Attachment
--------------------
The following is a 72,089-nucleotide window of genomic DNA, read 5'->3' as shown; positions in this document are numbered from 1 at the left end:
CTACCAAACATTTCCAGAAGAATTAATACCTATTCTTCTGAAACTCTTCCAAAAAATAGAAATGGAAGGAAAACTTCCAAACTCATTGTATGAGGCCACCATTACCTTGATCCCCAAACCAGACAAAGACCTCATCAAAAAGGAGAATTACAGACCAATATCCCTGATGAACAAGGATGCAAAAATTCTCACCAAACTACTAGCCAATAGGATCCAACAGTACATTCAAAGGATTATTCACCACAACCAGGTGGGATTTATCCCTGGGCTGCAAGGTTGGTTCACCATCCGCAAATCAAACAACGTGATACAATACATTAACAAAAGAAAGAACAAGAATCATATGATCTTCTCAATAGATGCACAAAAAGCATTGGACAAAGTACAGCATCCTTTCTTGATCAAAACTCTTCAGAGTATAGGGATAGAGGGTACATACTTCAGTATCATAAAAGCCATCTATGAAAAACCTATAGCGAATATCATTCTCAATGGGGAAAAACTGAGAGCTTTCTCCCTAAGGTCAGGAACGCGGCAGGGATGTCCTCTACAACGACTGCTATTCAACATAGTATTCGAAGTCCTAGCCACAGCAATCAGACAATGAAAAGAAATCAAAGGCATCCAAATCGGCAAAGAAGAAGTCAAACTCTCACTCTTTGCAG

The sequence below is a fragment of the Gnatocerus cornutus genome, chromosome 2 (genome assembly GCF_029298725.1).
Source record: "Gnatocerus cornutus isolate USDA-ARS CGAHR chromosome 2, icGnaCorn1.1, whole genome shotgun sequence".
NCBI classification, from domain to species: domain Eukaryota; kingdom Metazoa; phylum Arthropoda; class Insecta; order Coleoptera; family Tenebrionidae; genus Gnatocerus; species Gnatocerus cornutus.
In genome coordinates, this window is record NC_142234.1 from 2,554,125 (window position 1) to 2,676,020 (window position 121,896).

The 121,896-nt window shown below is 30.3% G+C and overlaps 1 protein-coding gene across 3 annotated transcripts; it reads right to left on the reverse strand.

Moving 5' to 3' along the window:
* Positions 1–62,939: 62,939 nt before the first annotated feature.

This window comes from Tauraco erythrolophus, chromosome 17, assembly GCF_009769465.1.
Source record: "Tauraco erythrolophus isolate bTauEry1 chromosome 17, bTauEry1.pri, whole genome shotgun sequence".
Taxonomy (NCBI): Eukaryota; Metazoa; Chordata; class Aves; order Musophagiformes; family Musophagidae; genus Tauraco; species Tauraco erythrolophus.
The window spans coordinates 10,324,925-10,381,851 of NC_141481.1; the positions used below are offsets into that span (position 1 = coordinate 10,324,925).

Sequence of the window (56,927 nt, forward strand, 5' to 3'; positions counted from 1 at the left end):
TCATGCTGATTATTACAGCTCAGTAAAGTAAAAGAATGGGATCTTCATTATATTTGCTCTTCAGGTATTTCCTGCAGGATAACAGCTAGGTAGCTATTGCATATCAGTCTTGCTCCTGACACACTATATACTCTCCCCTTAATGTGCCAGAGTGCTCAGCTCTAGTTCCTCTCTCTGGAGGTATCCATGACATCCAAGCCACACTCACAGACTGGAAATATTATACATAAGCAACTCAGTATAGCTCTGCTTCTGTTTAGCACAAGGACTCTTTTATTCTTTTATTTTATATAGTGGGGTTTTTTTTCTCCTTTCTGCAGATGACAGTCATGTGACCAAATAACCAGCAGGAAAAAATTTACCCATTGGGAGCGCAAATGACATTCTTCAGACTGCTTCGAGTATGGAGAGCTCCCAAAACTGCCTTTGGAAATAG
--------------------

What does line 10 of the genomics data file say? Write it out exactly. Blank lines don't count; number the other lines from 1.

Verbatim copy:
This window comes from Tauraco erythrolophus, chromosome 17, assembly GCF_009769465.1.